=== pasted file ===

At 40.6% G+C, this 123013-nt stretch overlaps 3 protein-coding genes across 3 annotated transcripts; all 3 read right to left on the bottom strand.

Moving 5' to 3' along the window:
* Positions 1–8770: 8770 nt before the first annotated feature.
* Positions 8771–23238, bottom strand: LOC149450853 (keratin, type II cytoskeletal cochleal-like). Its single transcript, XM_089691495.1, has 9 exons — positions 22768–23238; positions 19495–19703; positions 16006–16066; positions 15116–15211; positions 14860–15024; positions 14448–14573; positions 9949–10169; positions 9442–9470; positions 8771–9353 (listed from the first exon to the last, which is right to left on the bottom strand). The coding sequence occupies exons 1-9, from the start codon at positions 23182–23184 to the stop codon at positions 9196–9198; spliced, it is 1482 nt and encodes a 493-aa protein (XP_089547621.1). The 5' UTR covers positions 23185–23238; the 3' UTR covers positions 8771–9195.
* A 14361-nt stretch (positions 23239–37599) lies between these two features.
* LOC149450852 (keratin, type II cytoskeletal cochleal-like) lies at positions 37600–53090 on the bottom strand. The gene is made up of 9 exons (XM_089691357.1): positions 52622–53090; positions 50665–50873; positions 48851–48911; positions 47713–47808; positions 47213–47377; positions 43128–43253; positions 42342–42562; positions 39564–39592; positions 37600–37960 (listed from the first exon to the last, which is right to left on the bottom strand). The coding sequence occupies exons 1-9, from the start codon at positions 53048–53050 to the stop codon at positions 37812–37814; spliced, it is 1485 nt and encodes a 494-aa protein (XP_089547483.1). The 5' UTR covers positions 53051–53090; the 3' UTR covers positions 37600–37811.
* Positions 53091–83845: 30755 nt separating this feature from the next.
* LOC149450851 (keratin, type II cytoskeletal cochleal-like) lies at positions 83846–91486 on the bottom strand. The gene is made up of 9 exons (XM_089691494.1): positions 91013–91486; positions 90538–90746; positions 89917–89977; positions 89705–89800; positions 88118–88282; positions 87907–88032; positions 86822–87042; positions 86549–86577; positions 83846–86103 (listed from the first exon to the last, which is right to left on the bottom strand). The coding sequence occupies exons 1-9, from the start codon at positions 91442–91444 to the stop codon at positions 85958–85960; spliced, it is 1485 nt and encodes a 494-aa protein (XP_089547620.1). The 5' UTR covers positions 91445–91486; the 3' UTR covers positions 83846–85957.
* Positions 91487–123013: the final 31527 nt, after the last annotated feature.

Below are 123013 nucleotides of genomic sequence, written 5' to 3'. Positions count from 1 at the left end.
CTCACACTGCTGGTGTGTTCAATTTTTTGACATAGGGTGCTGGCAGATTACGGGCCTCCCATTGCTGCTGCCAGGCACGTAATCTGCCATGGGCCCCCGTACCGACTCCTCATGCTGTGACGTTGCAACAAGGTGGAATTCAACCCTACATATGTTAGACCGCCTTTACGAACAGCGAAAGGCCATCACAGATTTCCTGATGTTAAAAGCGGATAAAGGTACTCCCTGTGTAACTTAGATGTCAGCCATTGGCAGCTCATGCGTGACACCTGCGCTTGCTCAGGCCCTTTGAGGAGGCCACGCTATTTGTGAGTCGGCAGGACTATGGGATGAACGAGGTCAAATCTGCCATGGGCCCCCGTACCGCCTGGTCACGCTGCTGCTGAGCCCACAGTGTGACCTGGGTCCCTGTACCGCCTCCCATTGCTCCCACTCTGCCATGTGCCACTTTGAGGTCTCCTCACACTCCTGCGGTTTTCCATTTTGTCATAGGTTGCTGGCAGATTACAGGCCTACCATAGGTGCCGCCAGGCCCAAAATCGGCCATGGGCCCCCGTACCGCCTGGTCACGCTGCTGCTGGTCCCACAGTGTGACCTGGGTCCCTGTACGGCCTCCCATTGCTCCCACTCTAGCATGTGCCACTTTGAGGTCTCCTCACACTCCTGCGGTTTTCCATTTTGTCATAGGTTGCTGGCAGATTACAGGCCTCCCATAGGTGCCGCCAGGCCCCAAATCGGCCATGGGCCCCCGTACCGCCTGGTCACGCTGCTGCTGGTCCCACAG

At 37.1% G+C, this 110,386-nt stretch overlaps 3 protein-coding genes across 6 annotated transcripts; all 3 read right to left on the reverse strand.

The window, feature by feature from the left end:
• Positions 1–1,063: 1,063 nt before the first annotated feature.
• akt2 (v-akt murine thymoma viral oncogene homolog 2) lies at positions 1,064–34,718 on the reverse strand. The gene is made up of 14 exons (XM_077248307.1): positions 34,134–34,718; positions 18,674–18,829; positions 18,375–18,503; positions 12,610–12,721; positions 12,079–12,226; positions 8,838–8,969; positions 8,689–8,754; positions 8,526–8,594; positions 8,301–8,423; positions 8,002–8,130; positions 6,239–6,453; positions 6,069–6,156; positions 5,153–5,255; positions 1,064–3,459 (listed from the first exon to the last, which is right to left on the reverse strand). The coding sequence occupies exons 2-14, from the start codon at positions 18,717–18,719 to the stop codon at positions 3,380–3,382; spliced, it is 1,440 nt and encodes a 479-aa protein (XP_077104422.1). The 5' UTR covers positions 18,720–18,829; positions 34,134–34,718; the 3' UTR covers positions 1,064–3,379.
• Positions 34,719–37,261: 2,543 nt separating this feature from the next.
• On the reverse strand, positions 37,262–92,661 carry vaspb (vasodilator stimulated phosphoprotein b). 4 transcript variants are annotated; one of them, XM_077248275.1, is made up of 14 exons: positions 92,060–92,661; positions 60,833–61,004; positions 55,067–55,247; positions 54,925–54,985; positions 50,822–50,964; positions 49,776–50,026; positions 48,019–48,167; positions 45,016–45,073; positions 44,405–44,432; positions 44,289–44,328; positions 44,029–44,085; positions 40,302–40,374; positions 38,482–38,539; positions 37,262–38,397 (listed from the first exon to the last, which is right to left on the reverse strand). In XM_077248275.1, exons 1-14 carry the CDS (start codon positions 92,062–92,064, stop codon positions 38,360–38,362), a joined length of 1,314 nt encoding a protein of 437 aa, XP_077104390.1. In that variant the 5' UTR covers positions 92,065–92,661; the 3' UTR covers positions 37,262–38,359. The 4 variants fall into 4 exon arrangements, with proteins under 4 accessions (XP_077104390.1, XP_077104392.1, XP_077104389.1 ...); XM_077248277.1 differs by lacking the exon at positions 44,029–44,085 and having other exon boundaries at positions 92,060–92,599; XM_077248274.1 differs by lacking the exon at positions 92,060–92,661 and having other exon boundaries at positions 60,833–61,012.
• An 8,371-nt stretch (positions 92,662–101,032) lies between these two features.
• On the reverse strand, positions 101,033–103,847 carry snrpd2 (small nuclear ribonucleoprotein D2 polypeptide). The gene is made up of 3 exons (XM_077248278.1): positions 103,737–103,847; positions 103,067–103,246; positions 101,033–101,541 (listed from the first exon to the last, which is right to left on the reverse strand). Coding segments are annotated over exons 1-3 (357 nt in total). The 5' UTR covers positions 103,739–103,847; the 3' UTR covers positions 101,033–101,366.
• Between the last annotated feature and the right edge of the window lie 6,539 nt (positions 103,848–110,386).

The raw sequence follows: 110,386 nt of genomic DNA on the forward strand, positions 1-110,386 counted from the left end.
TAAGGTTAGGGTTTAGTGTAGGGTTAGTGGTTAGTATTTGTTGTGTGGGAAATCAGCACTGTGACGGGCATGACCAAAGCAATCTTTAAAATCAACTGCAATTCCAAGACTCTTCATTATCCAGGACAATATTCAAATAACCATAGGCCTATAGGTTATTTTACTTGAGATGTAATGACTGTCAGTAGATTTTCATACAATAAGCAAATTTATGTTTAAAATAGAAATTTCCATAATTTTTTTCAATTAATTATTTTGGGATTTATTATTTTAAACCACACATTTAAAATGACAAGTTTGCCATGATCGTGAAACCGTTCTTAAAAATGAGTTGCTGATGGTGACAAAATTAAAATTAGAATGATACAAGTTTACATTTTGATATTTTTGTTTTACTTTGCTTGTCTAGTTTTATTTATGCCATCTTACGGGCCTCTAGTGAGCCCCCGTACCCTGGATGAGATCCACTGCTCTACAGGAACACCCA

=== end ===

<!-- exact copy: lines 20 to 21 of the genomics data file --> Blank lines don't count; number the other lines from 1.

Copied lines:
• Between the last annotated feature and the right edge of the window lie 6,539 nt (positions 103,848–110,386).

The raw sequence follows: 110,386 nt of genomic DNA on the forward strand, positions 1-110,386 counted from the left end.